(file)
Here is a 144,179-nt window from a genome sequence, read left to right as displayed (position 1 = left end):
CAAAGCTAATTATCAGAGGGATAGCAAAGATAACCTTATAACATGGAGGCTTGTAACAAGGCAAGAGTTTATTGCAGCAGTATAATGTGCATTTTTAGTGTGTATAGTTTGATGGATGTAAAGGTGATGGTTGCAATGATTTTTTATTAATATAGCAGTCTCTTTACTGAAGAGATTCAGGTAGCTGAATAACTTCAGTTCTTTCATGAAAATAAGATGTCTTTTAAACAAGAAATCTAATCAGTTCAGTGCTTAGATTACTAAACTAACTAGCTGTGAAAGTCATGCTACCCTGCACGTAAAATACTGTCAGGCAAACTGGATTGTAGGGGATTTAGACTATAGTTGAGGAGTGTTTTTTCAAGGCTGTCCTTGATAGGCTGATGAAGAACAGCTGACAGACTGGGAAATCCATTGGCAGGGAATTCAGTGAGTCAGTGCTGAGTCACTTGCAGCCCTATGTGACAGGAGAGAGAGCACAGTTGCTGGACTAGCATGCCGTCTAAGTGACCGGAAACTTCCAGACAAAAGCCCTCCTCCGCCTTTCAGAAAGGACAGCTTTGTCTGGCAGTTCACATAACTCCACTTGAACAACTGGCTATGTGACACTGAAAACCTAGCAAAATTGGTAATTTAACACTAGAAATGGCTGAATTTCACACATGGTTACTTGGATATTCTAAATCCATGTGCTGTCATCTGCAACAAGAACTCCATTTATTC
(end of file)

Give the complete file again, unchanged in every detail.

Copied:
Here is a 144,179-nt window from a genome sequence, read left to right as displayed (position 1 = left end):
CAAAGCTAATTATCAGAGGGATAGCAAAGATAACCTTATAACATGGAGGCTTGTAACAAGGCAAGAGTTTATTGCAGCAGTATAATGTGCATTTTTAGTGTGTATAGTTTGATGGATGTAAAGGTGATGGTTGCAATGATTTTTTATTAATATAGCAGTCTCTTTACTGAAGAGATTCAGGTAGCTGAATAACTTCAGTTCTTTCATGAAAATAAGATGTCTTTTAAACAAGAAATCTAATCAGTTCAGTGCTTAGATTACTAAACTAACTAGCTGTGAAAGTCATGCTACCCTGCACGTAAAATACTGTCAGGCAAACTGGATTGTAGGGGATTTAGACTATAGTTGAGGAGTGTTTTTTCAAGGCTGTCCTTGATAGGCTGATGAAGAACAGCTGACAGACTGGGAAATCCATTGGCAGGGAATTCAGTGAGTCAGTGCTGAGTCACTTGCAGCCCTATGTGACAGGAGAGAGAGCACAGTTGCTGGACTAGCATGCCGTCTAAGTGACCGGAAACTTCCAGACAAAAGCCCTCCTCCGCCTTTCAGAAAGGACAGCTTTGTCTGGCAGTTCACATAACTCCACTTGAACAACTGGCTATGTGACACTGAAAACCTAGCAAAATTGGTAATTTAACACTAGAAATGGCTGAATTTCACACATGGTTACTTGGATATTCTAAATCCATGTGCTGTCATCTGCAACAAGAACTCCATTTATTC